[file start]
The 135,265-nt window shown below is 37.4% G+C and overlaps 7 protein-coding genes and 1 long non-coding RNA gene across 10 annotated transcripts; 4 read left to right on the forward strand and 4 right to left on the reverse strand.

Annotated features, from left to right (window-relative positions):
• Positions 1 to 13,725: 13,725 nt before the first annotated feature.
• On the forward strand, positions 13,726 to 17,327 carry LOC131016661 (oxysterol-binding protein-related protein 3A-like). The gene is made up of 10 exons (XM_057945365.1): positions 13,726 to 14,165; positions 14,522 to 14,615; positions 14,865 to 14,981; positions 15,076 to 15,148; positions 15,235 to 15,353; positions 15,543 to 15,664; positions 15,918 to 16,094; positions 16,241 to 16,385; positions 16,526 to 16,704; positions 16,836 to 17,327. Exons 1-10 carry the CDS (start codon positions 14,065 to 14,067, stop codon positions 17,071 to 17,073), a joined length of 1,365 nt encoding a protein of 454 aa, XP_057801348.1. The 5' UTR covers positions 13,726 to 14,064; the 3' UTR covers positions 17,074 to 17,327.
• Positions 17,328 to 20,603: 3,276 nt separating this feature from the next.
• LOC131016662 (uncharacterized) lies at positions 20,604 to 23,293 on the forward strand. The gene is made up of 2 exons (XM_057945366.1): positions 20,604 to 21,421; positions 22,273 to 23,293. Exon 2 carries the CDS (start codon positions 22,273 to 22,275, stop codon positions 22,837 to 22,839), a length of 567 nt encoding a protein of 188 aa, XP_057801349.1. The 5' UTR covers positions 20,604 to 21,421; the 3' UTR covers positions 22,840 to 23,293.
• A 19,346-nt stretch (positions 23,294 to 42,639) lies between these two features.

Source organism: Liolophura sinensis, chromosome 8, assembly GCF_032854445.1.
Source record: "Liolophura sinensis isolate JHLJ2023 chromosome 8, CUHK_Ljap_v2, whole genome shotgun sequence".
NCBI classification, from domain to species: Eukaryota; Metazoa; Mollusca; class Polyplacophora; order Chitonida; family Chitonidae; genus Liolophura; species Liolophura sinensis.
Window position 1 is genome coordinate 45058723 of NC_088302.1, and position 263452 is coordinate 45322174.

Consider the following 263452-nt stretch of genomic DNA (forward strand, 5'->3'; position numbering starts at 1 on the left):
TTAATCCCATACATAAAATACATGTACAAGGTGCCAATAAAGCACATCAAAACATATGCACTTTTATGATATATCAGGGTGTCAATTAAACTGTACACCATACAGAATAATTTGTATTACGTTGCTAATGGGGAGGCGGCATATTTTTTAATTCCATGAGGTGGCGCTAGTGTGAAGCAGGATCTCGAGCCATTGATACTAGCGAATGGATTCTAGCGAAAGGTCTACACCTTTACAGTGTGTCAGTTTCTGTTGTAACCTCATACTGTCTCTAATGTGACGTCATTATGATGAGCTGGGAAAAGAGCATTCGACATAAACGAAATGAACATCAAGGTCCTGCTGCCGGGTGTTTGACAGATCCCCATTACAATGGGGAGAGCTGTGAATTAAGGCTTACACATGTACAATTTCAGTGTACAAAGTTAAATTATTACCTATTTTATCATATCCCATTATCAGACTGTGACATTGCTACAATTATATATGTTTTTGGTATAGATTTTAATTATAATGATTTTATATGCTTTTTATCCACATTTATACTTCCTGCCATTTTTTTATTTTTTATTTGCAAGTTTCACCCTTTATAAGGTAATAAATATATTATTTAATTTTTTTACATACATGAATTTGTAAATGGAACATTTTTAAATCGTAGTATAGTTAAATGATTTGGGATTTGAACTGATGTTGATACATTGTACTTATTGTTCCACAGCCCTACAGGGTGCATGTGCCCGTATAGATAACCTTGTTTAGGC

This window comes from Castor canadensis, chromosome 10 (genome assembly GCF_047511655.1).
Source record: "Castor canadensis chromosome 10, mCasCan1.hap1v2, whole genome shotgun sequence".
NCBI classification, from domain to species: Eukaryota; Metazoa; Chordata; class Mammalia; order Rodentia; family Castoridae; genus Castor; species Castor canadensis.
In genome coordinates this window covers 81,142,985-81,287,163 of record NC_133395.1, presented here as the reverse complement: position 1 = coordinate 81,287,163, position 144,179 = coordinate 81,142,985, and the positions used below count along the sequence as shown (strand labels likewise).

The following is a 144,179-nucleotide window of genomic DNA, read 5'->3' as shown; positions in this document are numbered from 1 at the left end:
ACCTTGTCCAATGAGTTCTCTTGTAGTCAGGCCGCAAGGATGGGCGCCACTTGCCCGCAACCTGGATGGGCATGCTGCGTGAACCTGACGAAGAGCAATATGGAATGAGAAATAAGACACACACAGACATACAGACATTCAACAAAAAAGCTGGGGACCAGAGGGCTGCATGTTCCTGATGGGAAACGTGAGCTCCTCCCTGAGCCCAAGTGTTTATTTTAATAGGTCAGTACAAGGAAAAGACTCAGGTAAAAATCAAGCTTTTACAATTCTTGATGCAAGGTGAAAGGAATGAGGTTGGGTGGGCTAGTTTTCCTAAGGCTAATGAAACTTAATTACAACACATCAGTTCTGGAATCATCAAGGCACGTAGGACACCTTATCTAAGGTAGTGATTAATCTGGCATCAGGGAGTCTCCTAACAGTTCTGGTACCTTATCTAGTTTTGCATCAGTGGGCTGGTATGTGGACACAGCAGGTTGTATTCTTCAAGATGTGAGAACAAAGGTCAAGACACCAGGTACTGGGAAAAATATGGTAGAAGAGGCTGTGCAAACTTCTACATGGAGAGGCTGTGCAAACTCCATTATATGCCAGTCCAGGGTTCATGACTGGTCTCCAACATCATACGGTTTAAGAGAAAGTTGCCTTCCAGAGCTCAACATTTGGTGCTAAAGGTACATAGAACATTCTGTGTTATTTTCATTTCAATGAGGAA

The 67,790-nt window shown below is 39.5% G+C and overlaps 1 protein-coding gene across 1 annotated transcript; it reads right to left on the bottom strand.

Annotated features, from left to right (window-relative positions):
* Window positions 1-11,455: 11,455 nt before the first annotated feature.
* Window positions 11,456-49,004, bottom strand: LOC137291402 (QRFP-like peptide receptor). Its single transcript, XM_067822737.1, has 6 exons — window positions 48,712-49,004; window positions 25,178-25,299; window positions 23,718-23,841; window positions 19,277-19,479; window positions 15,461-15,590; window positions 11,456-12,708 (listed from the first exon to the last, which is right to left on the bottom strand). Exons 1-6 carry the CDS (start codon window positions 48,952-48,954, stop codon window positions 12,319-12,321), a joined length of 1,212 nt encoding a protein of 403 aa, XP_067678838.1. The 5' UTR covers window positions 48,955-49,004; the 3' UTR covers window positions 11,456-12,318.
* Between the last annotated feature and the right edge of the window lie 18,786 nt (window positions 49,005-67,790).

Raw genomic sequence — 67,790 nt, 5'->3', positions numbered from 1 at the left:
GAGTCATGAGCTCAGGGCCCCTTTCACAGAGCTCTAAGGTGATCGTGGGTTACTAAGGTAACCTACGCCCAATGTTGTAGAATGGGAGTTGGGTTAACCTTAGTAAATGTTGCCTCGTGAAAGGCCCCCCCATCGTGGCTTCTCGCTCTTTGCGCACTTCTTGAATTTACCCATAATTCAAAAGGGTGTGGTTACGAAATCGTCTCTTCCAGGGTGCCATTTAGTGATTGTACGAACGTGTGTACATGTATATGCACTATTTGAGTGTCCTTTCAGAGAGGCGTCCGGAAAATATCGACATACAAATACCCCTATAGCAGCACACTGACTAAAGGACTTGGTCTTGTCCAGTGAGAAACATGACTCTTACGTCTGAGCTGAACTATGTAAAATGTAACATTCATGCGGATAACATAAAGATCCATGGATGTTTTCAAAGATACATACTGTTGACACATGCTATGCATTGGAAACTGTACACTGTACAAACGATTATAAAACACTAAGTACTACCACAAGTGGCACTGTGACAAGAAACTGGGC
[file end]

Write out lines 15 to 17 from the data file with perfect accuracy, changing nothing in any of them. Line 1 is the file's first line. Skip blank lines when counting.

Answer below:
Source record: "Castor canadensis chromosome 10, mCasCan1.hap1v2, whole genome shotgun sequence".
NCBI classification, from domain to species: Eukaryota; Metazoa; Chordata; class Mammalia; order Rodentia; family Castoridae; genus Castor; species Castor canadensis.
In genome coordinates this window covers 81,142,985-81,287,163 of record NC_133395.1, presented here as the reverse complement: position 1 = coordinate 81,287,163, position 144,179 = coordinate 81,142,985, and the positions used below count along the sequence as shown (strand labels likewise).